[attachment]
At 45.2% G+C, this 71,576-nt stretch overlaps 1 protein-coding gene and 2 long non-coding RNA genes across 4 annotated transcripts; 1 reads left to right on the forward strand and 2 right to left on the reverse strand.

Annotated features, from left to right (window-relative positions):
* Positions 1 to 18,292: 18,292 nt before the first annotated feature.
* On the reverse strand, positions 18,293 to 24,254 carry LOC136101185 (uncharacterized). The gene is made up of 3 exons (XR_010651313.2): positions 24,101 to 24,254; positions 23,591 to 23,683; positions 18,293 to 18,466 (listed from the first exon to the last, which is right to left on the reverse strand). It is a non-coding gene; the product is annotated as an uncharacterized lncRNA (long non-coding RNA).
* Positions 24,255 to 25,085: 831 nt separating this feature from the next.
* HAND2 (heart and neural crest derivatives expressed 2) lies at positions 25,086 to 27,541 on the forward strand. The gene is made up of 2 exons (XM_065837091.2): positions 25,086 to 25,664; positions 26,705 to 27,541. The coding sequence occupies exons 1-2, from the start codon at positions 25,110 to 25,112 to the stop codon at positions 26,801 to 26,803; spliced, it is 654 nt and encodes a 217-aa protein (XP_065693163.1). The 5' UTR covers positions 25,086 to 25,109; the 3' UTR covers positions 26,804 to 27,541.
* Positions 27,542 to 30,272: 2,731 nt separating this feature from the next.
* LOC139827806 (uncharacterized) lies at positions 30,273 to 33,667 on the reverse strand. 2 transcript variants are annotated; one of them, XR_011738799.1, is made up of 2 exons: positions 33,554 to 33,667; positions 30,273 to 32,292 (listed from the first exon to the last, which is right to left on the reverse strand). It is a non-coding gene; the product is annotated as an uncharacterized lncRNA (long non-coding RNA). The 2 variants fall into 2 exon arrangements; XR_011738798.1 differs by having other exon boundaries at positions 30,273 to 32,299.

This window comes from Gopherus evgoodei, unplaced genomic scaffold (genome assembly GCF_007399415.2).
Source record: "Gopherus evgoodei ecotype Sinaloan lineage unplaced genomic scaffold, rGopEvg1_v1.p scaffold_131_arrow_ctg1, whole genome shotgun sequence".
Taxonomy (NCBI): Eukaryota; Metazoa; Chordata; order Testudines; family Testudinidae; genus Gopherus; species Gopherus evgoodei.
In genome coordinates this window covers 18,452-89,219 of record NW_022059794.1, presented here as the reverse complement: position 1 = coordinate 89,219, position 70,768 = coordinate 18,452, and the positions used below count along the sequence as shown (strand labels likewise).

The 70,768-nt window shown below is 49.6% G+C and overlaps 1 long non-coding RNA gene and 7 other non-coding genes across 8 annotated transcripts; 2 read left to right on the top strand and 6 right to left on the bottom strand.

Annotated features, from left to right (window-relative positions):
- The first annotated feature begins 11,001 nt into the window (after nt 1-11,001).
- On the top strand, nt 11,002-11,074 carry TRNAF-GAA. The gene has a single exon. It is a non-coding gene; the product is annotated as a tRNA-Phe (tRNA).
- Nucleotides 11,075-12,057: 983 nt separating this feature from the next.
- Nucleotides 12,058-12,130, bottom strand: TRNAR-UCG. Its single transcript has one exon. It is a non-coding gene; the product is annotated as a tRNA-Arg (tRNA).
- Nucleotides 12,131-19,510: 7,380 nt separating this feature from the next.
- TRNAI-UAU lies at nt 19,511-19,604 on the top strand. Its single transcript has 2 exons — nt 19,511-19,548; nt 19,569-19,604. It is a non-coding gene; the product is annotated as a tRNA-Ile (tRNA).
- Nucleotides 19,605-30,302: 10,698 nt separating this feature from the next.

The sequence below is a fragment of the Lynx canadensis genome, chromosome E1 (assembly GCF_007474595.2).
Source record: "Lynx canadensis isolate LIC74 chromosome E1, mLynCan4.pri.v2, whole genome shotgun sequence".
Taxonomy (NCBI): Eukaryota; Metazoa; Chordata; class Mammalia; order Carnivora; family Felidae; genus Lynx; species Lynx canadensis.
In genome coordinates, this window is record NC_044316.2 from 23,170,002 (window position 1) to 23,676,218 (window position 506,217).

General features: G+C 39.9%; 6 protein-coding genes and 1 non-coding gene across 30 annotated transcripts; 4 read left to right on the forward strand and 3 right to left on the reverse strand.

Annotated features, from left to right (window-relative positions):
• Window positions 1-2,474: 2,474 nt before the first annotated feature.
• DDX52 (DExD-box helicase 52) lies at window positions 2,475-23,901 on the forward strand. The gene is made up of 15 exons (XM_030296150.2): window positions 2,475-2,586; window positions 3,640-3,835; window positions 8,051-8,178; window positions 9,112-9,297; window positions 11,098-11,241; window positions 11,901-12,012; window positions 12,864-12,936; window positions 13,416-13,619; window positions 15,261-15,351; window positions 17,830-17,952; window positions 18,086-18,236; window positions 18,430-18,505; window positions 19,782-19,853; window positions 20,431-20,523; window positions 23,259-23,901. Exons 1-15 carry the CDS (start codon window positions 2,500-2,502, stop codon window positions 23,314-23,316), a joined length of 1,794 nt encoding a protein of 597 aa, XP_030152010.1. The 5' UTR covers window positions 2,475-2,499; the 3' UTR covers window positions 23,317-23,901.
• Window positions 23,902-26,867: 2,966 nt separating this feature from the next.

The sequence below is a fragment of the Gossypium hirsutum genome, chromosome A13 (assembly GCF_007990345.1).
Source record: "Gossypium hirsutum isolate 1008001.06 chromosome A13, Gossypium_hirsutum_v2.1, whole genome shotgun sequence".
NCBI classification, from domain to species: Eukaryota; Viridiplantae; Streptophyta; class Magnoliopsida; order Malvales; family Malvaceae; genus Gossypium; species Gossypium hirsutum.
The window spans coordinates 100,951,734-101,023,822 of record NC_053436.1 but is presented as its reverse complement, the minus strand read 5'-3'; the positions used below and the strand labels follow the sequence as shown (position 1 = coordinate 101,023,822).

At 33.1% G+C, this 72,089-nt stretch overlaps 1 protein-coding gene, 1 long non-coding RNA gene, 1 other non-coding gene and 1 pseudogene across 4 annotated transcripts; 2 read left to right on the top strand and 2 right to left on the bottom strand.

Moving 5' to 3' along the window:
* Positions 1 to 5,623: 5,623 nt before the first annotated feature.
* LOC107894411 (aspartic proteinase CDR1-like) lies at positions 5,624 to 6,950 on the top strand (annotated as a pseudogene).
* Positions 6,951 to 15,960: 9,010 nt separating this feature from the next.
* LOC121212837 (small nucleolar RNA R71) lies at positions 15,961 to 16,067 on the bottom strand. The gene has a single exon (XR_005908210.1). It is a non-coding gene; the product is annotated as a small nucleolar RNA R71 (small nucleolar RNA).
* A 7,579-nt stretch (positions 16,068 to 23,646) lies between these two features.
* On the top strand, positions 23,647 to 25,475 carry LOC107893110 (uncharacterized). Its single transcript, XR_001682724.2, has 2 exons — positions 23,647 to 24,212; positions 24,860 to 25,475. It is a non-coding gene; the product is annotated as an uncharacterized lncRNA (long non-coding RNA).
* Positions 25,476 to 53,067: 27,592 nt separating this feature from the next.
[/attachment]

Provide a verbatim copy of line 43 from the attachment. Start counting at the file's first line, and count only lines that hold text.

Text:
* Positions 25,476 to 53,067: 27,592 nt separating this feature from the next.